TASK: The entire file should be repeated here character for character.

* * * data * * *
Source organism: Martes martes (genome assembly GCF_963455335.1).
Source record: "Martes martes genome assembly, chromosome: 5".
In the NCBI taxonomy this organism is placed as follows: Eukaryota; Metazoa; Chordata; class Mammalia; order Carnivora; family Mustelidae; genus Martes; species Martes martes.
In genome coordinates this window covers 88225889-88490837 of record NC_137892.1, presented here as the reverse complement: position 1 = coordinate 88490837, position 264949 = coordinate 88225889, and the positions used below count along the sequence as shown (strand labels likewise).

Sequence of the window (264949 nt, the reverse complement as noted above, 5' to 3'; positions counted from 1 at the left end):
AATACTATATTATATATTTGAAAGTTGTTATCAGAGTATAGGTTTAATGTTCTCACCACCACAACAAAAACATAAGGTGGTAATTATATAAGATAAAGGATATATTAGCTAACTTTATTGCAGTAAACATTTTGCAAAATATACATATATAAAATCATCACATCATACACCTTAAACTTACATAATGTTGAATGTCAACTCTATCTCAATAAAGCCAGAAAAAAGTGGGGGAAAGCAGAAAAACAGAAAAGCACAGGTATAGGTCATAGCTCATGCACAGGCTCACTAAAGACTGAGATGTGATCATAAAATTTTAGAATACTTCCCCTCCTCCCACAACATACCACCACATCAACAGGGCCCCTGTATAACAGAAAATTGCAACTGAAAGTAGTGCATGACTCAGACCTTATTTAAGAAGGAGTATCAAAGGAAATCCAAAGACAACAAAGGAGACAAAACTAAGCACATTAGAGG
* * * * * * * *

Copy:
Source organism: Martes martes (genome assembly GCF_963455335.1).
Source record: "Martes martes genome assembly, chromosome: 5".
In the NCBI taxonomy this organism is placed as follows: Eukaryota; Metazoa; Chordata; class Mammalia; order Carnivora; family Mustelidae; genus Martes; species Martes martes.
In genome coordinates this window covers 88225889-88490837 of record NC_137892.1, presented here as the reverse complement: position 1 = coordinate 88490837, position 264949 = coordinate 88225889, and the positions used below count along the sequence as shown (strand labels likewise).

Sequence of the window (264949 nt, the reverse complement as noted above, 5' to 3'; positions counted from 1 at the left end):
AATACTATATTATATATTTGAAAGTTGTTATCAGAGTATAGGTTTAATGTTCTCACCACCACAACAAAAACATAAGGTGGTAATTATATAAGATAAAGGATATATTAGCTAACTTTATTGCAGTAAACATTTTGCAAAATATACATATATAAAATCATCACATCATACACCTTAAACTTACATAATGTTGAATGTCAACTCTATCTCAATAAAGCCAGAAAAAAGTGGGGGAAAGCAGAAAAACAGAAAAGCACAGGTATAGGTCATAGCTCATGCACAGGCTCACTAAAGACTGAGATGTGATCATAAAATTTTAGAATACTTCCCCTCCTCCCACAACATACCACCACATCAACAGGGCCCCTGTATAACAGAAAATTGCAACTGAAAGTAGTGCATGACTCAGACCTTATTTAAGAAGGAGTATCAAAGGAAATCCAAAGACAACAAAGGAGACAAAACTAAGCACATTAGAGG